Child Loss Statistics
When a parent loses a child, especially when the loss is sudden and unexpected, they may have many questions, including “How common is child loss?” and “Where can I find child loss statistics?” To aid in these questions, data is broken up by age, gender, race, trends and causes of death and can be explored by clicking on the links below. Further, interactive tables are available to explore the data by using the Do-It-Yourself feature.
Half of all child deaths occur before the age of one, while the next largest percentage of deaths occur between the ages of 16-20.
Boys make up a larger proportion of child deaths compared to girls.
Although Whites makes up the largest percentage of child deaths, Black or African American child deaths are disproportionate to the U.S. population.
Despite an increase in 2015 and 2016, the overall number of deaths and death rate has decreased since 1999.
While the “<1 Year” Age Group has the largest number of deaths, with the leading cause being a rather general bucket – “Perinatal” (meaning from the time pregnancy begins through one year after birth) – the number one cause in all other age groups combined actually surpasses it. That cause, “External causes of Morbidity and Mortality,” includes automobile accidents, assault and self-harm, among other causes. Not far behind this cause is “Neoplasms,” which is more commonly known as cancer.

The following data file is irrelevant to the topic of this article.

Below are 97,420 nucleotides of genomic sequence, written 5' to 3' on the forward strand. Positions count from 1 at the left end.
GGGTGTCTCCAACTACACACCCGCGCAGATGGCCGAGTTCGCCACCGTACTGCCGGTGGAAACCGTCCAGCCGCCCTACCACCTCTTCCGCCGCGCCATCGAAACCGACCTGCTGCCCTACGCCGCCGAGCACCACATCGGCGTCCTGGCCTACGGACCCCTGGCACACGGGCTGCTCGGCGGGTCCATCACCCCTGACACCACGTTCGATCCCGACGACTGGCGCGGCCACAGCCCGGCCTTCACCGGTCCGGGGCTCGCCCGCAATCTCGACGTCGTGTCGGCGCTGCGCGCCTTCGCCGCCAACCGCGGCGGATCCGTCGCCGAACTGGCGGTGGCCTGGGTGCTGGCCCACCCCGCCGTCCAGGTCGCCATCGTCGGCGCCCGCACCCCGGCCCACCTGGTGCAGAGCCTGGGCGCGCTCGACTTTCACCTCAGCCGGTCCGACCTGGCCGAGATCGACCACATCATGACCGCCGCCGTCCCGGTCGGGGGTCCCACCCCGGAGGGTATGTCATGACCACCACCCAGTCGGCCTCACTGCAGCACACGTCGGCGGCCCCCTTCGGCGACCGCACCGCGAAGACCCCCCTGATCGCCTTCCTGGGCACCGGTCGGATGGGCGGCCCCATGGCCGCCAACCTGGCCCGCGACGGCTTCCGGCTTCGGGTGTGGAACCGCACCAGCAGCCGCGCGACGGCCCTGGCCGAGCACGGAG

Visit the Do-it-Yourself Causes of Death page to break down the causes further.
To learn how to use the Do-It-Yourself functions, watch our Do-It-Yourself video.
Data from CDC 1999 through 2019. Ages <1 Year through 20 Years Old. wonder.cdc.gov/deaths-by-underlying-cause.html
The “Death Rate” is calculated by dividing the number of deaths by the population.
The “% of Total Deaths” is calculated by dividing the deaths for that specific age by the deaths for all ages.